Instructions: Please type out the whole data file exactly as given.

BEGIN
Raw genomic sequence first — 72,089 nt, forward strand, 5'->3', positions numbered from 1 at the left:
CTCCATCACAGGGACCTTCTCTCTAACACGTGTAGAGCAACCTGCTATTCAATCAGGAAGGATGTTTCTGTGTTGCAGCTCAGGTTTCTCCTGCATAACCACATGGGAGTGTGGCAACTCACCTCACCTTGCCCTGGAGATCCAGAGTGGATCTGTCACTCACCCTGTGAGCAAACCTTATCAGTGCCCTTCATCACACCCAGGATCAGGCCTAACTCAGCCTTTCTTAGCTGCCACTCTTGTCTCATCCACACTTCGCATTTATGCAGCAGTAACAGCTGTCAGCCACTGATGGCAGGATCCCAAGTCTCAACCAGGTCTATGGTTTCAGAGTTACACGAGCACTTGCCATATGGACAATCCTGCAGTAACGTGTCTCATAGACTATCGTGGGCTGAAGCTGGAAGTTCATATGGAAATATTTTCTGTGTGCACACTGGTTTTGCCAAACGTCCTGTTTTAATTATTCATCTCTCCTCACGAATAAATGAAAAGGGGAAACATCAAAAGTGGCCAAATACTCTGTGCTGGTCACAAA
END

Raw genomic sequence first — 72,089 nt, forward strand, 5'->3', positions numbered from 1 at the left:
CTCCATCACAGGGACCTTCTCTCTAACACGTGTAGAGCAACCTGCTATTCAATCAGGAAGGATGTTTCTGTGTTGCAGCTCAGGTTTCTCCTGCATAACCACATGGGAGTGTGGCAACTCACCTCACCTTGCCCTGGAGATCCAGAGTGGATCTGTCACTCACCCTGTGAGCAAACCTTATCAGTGCCCTTCATCACACCCAGGATCAGGCCTAACTCAGCCTTTCTTAGCTGCCACTCTTGTCTCATCCACACTTCGCATTTATGCAGCAGTAACAGCTGTCAGCCACTGATGGCAGGATCCCAAGTCTCAACCAGGTCTATGGTTTCAGAGTTACACGAGCACTTGCCATATGGACAATCCTGCAGTAACGTGTCTCATAGACTATCGTGGGCTGAAGCTGGAAGTTCATATGGAAATATTTTCTGTGTGCACACTGGTTTTGCCAAACGTCCTGTTTTAATTATTCATCTCTCCTCACGAATAAATGAAAAGGGGAAACATCAAAAGTGGCCAAATACTCTGTGCTGGTCACAAA